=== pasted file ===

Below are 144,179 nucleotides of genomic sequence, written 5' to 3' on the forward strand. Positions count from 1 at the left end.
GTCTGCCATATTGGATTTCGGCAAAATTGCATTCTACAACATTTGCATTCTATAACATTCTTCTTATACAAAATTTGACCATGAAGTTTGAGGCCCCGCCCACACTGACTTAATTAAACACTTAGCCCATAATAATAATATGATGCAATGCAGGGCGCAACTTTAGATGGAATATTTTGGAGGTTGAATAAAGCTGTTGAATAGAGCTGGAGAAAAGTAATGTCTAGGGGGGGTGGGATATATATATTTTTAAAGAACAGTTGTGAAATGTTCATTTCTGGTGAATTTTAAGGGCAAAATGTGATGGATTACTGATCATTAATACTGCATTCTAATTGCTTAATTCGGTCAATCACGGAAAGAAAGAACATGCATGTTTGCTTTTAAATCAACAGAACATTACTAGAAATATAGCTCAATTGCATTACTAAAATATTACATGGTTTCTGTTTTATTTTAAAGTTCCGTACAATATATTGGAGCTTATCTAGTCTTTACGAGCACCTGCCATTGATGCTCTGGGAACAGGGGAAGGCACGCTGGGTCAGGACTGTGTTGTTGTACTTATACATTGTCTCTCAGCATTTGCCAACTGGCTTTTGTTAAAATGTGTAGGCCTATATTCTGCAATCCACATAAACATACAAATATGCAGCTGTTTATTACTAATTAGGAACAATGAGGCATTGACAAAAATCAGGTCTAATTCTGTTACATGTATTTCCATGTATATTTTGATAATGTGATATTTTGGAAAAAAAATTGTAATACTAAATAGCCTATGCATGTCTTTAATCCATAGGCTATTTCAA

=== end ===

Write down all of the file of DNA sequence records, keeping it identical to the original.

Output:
Below are 144,179 nucleotides of genomic sequence, written 5' to 3' on the forward strand. Positions count from 1 at the left end.
GTCTGCCATATTGGATTTCGGCAAAATTGCATTCTACAACATTTGCATTCTATAACATTCTTCTTATACAAAATTTGACCATGAAGTTTGAGGCCCCGCCCACACTGACTTAATTAAACACTTAGCCCATAATAATAATATGATGCAATGCAGGGCGCAACTTTAGATGGAATATTTTGGAGGTTGAATAAAGCTGTTGAATAGAGCTGGAGAAAAGTAATGTCTAGGGGGGGTGGGATATATATATTTTTAAAGAACAGTTGTGAAATGTTCATTTCTGGTGAATTTTAAGGGCAAAATGTGATGGATTACTGATCATTAATACTGCATTCTAATTGCTTAATTCGGTCAATCACGGAAAGAAAGAACATGCATGTTTGCTTTTAAATCAACAGAACATTACTAGAAATATAGCTCAATTGCATTACTAAAATATTACATGGTTTCTGTTTTATTTTAAAGTTCCGTACAATATATTGGAGCTTATCTAGTCTTTACGAGCACCTGCCATTGATGCTCTGGGAACAGGGGAAGGCACGCTGGGTCAGGACTGTGTTGTTGTACTTATACATTGTCTCTCAGCATTTGCCAACTGGCTTTTGTTAAAATGTGTAGGCCTATATTCTGCAATCCACATAAACATACAAATATGCAGCTGTTTATTACTAATTAGGAACAATGAGGCATTGACAAAAATCAGGTCTAATTCTGTTACATGTATTTCCATGTATATTTTGATAATGTGATATTTTGGAAAAAAAATTGTAATACTAAATAGCCTATGCATGTCTTTAATCCATAGGCTATTTCAA